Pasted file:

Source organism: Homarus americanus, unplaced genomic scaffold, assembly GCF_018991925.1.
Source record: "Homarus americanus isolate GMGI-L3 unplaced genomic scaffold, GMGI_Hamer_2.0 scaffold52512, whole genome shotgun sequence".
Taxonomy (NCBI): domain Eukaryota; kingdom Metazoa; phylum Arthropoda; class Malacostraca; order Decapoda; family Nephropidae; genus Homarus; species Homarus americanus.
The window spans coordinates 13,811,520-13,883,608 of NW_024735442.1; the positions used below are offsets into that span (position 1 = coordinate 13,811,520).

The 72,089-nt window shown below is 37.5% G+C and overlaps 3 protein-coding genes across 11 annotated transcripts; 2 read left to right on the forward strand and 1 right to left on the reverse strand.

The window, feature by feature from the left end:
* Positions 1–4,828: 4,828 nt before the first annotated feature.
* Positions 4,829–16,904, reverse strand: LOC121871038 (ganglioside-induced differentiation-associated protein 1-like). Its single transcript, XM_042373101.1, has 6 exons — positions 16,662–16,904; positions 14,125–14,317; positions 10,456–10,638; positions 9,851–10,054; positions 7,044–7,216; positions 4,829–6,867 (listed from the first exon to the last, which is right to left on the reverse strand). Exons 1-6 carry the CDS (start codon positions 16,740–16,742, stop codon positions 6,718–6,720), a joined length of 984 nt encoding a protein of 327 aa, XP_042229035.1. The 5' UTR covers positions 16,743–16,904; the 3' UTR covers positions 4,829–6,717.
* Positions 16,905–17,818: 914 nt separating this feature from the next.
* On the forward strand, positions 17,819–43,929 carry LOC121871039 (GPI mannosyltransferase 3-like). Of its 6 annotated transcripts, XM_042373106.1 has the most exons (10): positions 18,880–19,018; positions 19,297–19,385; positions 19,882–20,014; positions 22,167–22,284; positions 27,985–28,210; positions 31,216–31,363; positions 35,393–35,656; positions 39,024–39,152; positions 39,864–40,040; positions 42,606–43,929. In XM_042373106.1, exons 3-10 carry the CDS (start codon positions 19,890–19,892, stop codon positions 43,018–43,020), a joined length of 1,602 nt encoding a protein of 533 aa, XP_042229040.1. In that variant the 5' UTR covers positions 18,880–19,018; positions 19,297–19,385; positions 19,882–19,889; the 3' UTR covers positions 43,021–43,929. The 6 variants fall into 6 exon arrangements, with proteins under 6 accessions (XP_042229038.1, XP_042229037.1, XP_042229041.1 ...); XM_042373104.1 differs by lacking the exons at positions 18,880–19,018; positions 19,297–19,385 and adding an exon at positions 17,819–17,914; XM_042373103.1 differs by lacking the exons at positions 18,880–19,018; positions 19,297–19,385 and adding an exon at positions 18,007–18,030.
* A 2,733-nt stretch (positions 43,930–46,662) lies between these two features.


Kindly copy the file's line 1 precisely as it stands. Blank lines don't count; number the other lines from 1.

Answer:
Source organism: Homarus americanus, unplaced genomic scaffold, assembly GCF_018991925.1.